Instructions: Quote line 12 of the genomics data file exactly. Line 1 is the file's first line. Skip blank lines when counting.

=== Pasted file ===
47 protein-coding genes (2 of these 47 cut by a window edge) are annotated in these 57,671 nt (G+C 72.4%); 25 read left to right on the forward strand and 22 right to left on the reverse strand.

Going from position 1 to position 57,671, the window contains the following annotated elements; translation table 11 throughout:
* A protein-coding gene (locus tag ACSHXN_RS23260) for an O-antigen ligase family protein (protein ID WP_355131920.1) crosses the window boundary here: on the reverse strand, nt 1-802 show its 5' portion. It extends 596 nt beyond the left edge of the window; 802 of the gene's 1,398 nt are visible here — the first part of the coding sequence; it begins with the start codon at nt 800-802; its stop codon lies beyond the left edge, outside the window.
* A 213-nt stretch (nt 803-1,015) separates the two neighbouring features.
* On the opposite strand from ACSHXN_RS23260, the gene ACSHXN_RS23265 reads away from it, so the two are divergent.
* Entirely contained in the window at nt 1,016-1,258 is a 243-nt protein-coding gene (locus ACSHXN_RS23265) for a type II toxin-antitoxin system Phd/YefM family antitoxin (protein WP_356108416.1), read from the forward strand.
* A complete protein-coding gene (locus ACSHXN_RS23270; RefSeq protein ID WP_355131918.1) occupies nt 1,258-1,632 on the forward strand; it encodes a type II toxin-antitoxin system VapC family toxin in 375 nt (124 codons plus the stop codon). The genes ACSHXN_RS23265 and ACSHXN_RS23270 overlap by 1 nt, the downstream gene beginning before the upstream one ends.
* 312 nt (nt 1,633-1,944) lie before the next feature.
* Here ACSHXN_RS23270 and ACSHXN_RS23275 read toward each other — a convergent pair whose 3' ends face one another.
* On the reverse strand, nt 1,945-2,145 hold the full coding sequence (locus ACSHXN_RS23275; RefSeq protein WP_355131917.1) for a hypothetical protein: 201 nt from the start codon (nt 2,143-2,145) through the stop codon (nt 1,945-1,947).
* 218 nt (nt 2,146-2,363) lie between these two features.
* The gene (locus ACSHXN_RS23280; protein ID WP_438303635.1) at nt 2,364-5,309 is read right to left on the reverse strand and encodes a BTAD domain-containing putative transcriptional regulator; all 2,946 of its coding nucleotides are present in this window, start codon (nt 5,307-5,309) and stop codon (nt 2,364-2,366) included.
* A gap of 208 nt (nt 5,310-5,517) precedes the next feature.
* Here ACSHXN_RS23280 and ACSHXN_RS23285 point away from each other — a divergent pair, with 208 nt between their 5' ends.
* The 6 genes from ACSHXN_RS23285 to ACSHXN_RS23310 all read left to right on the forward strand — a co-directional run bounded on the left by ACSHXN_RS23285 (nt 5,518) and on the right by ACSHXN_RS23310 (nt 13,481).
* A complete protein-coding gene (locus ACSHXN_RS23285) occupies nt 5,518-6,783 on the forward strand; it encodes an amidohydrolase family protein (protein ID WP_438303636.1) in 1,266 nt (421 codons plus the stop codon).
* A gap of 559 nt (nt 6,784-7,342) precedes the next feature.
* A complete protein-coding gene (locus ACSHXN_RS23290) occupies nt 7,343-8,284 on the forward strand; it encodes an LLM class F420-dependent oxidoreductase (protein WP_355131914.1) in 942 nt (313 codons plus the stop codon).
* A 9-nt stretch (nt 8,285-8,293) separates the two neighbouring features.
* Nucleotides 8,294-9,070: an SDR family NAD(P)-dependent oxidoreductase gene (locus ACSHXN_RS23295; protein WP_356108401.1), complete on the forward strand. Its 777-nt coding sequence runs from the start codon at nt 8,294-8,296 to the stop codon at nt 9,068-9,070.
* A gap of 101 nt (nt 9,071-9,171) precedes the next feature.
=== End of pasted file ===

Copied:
* The gene (locus ACSHXN_RS23280; protein ID WP_438303635.1) at nt 2,364-5,309 is read right to left on the reverse strand and encodes a BTAD domain-containing putative transcriptional regulator; all 2,946 of its coding nucleotides are present in this window, start codon (nt 5,307-5,309) and stop codon (nt 2,364-2,366) included.